The last time I shared an update on the thru-hikers that I am tracking on the Appalachian Trail, two hikers had successfully completed their journey (Next Step and Bamadog), nine were off the trail having to abandon their thru-hike, and three were still on the trail (RTK, Sour Kraut and Chip Tillson) making their way north to Maine.
Bamadog reported seeing Sour Kraut on the summit of Mount Katahdin, the northern terminus of the Appalachian Trail, but Sour Kraut has not updated his journal since August 22nd. I am still awaiting his victory picture, although he might forget to complete his diary even though he has completed his journey. RTK has recorded his progress a week in arrears from the very beginning of his trek. His last post, August 24th, found him in Monson, Maine about to enter the 100-Mile Wilderness. He has had 15 days to hike 114 miles, so unless he has experienced an injury, he has completed his hike as well. Why RTK has not posted his photo from Katahdin, I don’t know, but I will let you know when he does.
I was scanning over some of the journals of those who have had to exit the trail before completing their goal and I discovered that Opa is back on the trail. I will post his story soon, but today’s update is on Chip Tillson. Chip crossed over the Vermont/New Hampshire border on August 22nd and since then he has hiked 142 miles to Gorham leaving only 17 more miles to the border of Maine. His pace has been rather slow, averaging 8.9 miles per day, but the terrain in New Hampshire is some of the most strenuous on the AT. (Chip does not post photos so I cannot give you a visual of his adventure.)
Chip has 298 miles to go and at the current pace, he will be hiking for another 34 days. Finishing a thru-hike during the first 10 days of October is risky because Mount Katahdin often receives a winter’s blast with a generous snowfall before mid-October. Freezing winds and ice can make a climb to the mountain’s summit impossible.
Chip is experiencing sore knees and has considered doing a flip by traveling to Katahdin, climbing the mountain before the snow comes, turning around, and hiking back toward New Hampshire. Chip’s journal post on September 2 reflects his thinking but he continues to hike NOBO (northbound), “This morning at a road crossing I got some great Magic from Stitches (NOBO class of 1999). She had soda, doughnuts, and a bag of baby carrots (I so miss baby carrots). She also shared info on conditions ahead and suggested I consider flipping up to Katahdan soon and hiking south to finish up. I’m glad she brought it up as it’s something I’ve got to consider.”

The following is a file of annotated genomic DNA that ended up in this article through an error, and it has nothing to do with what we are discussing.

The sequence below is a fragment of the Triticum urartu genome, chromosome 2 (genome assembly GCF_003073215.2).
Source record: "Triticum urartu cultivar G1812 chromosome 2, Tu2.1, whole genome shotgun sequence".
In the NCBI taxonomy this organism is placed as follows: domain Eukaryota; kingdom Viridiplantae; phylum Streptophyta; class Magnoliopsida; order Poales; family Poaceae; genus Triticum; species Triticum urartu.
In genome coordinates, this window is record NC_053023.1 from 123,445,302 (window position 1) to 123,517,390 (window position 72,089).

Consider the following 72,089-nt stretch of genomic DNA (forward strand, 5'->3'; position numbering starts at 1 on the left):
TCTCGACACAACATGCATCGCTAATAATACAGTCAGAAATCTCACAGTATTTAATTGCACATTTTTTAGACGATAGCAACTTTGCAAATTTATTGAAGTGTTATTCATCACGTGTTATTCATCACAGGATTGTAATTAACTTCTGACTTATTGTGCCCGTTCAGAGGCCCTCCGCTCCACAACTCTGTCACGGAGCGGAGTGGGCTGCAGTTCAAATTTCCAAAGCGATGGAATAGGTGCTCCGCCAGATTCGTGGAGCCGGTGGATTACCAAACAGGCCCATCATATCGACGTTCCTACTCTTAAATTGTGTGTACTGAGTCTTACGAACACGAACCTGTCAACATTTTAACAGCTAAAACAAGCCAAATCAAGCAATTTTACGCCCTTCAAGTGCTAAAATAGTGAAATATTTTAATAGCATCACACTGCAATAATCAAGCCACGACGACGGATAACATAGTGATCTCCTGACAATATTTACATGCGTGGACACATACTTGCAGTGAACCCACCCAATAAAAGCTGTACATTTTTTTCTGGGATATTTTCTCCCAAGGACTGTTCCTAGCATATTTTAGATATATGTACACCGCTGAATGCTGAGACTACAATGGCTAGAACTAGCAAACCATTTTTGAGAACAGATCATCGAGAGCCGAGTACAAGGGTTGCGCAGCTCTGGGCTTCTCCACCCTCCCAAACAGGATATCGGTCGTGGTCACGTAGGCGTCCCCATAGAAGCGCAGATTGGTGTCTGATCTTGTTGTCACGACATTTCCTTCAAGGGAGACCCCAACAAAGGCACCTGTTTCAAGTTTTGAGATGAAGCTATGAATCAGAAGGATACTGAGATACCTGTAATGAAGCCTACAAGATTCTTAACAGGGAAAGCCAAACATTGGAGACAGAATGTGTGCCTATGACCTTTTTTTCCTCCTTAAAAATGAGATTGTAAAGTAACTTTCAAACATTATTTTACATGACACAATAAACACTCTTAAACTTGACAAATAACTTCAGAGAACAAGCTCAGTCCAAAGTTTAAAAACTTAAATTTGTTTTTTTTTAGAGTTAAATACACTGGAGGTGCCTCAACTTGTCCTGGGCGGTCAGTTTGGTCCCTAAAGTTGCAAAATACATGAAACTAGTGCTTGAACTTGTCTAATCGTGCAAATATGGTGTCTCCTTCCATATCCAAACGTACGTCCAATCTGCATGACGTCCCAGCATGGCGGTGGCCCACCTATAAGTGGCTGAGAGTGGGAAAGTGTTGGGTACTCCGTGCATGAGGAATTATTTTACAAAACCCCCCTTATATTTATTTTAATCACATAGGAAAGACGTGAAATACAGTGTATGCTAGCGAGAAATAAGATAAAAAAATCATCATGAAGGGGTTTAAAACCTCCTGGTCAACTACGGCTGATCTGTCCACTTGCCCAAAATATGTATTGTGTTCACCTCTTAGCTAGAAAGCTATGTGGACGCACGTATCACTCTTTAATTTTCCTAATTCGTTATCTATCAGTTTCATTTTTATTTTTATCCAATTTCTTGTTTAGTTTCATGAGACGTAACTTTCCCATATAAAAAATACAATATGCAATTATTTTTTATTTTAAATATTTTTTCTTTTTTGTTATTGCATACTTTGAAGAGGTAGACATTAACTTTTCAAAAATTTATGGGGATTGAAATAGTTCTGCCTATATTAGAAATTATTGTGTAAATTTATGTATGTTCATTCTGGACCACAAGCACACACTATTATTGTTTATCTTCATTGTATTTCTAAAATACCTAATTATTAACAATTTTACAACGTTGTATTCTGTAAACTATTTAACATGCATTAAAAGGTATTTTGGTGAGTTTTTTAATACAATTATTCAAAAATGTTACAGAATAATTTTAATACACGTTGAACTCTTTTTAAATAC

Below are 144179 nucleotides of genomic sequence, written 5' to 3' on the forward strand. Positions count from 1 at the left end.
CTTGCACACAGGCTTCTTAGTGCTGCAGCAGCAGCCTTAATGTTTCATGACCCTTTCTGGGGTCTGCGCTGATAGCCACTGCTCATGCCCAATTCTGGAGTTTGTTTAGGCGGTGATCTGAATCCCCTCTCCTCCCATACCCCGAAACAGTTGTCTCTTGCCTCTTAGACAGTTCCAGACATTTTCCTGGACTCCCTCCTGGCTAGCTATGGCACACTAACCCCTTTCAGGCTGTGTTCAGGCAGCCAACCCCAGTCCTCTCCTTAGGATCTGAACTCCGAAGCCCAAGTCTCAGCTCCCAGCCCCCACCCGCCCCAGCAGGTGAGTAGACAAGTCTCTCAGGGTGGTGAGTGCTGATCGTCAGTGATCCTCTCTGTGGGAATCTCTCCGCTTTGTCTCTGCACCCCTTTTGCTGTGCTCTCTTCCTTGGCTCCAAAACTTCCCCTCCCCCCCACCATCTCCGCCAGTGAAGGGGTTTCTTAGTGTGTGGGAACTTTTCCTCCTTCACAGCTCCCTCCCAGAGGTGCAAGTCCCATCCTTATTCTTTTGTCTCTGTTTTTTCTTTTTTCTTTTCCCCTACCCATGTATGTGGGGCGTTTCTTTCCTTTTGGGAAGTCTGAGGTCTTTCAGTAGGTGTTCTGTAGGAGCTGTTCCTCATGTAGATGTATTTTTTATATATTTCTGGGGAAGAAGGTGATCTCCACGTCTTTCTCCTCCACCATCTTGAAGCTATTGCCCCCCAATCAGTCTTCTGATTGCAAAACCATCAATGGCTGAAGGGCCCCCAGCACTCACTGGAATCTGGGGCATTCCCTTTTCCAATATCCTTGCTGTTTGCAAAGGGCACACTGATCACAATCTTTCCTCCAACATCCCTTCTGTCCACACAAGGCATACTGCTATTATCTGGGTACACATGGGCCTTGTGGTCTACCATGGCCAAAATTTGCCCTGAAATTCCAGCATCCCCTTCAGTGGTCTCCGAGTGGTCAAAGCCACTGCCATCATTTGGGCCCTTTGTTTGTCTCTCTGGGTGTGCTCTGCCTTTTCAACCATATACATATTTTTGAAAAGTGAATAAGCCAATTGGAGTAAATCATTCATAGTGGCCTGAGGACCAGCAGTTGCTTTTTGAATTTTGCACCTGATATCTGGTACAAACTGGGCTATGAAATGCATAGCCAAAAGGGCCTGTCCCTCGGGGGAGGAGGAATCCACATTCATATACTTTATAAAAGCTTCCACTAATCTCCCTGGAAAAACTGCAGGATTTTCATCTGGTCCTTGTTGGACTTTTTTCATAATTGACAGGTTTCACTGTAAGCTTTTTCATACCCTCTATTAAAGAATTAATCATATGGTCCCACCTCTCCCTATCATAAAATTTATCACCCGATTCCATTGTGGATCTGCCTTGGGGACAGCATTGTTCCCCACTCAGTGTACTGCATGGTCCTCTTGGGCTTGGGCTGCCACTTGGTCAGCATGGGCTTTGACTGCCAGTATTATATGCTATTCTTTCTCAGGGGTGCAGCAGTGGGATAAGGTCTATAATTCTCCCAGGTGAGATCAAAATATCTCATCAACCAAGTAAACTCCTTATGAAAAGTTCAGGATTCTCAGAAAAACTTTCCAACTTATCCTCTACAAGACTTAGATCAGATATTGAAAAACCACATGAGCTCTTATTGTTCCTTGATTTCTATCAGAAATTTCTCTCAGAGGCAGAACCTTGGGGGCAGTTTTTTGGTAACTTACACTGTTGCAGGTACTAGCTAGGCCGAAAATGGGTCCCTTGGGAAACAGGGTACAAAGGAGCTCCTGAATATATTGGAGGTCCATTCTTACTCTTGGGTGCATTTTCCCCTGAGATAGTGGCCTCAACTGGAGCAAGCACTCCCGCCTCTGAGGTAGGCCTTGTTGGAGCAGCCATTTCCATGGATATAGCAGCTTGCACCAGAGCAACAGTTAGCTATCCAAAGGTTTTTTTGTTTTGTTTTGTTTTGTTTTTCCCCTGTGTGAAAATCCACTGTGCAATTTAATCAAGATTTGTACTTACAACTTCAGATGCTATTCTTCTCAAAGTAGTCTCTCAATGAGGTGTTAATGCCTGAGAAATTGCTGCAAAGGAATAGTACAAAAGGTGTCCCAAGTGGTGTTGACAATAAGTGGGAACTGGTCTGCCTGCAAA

Chip made it to Mount Washington on September 3 but found minimal visibility and crowds of tourist, “At noon I arrived at the top of Mt. Washington. Visibility was less than 100ft and the place was mobbed with tourists who had driven or taken the train up. It was bizarre being amongst so many people so suddenly. There was a line of perhaps 50 people waiting to take a picture in front of a sign right outside the gift shop marking the summit. I went to the cafeteria for pizza and chili ….Then I headed back out into the fog, took some pictures, and wandered around looking for the trail: it was behind the gift shop and I had to cut through the picture line to continue my journey. Then just like that I was alone again in the cloud.”
September 4 brought a strenuous hike over Mt Madison and a rocky descent into Pinkham Notch leaving Chip with sore knees. The soreness continued for the next several days. September 5: “My sore knees want to take another zero but I cant loose momentum right now so I’ll cut the miles down for a few days instead. The views back towards Mt. Washington as I climbed out of Pinkham Notch were awesome. I can’t believe I was just walking around way up there.” September 6: “Another knee wrecking day of scrambling over and through the steep, wet, and rocky terrain. Thunderstorms rolled through before noon and the mountains were enveloped in clouds the rest of the day. September 7: “It was cold this morning, a reminder that pleasant hiking days are numbered. The mountains have me pretty beat up and I reluctantly concluded that a zero is necessary – just had to coax my sore knees over one more set of peaks then down to the Rattle River Hostel, right on the trail, for food and rest. …..Tomorrow I’ll rest, take inventory, then catch another shuttle to Walmart to buy food for the next leg.”
September 8 marks day 201 for Chip on his thru-hike adventure having started his trek on February 20th. I pray he uses wisdom in his decision-making concerning his knees and the weather ahead. I will continue to check his journal daily and keep you posted as he completes his hike.